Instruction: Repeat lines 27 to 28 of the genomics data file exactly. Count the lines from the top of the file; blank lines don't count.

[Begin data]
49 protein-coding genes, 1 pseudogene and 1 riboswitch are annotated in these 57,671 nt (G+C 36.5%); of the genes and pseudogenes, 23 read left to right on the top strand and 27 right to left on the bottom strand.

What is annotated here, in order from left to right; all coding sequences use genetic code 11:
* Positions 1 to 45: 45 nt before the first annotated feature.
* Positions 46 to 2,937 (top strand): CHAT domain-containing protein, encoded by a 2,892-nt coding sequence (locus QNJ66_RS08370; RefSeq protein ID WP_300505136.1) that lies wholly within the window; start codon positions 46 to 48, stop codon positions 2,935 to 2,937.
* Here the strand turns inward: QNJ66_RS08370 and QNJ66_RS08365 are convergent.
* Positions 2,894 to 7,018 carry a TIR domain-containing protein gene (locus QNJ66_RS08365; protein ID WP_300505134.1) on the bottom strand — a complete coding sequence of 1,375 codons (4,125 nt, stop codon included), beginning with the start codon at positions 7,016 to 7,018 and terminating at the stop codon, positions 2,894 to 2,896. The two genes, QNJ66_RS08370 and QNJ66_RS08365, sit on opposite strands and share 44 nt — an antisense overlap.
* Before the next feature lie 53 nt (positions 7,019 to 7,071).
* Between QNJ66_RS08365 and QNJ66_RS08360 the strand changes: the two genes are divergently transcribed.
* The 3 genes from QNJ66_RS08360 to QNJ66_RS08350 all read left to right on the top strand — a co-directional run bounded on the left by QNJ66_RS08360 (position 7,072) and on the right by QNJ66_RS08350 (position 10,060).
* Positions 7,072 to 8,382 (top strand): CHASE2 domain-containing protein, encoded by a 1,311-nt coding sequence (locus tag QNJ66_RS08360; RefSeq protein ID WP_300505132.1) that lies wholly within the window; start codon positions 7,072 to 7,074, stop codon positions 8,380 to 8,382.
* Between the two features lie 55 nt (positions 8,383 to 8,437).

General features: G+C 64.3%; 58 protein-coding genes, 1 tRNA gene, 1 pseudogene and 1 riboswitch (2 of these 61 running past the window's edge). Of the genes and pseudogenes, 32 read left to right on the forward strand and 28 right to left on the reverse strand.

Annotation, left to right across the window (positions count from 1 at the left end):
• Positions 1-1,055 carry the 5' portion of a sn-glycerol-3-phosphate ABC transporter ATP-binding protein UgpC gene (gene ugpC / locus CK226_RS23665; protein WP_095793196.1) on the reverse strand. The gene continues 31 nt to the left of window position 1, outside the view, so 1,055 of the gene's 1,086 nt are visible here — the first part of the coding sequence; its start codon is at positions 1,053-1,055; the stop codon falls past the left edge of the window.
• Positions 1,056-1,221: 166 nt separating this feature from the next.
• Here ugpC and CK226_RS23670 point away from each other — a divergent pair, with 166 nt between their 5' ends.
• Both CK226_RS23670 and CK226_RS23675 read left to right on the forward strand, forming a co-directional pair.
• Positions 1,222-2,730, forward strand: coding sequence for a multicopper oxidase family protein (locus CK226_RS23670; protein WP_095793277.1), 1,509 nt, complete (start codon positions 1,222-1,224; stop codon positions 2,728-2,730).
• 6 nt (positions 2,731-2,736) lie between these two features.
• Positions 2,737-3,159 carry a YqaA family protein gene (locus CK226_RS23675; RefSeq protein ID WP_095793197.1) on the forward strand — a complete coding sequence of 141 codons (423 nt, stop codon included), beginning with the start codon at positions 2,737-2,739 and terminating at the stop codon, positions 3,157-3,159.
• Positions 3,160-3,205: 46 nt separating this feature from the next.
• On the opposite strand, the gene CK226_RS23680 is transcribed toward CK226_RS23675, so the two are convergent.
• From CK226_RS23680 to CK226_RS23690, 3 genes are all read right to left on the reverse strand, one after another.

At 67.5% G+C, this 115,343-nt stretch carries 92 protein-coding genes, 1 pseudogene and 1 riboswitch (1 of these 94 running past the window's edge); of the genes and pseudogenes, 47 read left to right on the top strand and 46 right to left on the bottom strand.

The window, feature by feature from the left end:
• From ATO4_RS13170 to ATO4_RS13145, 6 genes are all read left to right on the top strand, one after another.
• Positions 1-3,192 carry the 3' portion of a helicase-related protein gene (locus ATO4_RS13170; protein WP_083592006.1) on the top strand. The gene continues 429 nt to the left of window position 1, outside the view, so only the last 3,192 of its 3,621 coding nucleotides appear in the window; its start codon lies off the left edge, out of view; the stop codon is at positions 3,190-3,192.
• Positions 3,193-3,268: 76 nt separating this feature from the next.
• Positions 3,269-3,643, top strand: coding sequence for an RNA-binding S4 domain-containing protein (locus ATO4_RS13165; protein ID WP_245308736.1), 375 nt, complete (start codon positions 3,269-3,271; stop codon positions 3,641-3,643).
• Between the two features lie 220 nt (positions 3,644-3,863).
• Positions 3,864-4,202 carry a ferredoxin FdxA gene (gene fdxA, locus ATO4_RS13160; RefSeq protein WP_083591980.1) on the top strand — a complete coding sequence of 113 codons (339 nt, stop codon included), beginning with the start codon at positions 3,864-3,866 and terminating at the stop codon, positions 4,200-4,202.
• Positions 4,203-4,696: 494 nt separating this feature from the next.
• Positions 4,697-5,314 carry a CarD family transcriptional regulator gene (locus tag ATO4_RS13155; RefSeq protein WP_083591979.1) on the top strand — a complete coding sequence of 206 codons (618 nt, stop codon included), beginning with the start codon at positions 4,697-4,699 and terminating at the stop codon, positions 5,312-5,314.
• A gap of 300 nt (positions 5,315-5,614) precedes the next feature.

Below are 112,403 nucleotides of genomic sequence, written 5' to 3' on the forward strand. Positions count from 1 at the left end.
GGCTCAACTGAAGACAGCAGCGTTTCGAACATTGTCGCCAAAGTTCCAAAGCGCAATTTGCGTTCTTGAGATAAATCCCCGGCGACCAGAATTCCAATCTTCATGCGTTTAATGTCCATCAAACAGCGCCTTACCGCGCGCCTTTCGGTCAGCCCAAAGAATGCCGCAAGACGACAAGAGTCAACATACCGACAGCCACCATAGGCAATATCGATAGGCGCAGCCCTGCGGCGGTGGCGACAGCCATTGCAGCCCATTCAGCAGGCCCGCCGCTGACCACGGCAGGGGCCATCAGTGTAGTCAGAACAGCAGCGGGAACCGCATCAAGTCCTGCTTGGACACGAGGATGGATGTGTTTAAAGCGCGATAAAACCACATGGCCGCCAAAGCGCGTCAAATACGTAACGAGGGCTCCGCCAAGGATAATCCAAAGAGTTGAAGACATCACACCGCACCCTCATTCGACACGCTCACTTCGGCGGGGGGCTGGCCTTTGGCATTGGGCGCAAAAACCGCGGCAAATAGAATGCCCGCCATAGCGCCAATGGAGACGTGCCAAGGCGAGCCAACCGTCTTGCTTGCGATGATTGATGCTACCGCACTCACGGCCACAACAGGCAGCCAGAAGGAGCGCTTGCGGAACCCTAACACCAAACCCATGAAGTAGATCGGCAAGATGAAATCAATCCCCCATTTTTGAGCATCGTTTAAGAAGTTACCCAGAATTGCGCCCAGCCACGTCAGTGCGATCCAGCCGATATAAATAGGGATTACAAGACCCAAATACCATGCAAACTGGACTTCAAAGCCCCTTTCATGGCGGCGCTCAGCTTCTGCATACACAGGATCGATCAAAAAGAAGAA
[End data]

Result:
• Positions 1-3,192 carry the 3' portion of a helicase-related protein gene (locus ATO4_RS13170; protein WP_083592006.1) on the top strand. The gene continues 429 nt to the left of window position 1, outside the view, so only the last 3,192 of its 3,621 coding nucleotides appear in the window; its start codon lies off the left edge, out of view; the stop codon is at positions 3,190-3,192.
• Positions 3,193-3,268: 76 nt separating this feature from the next.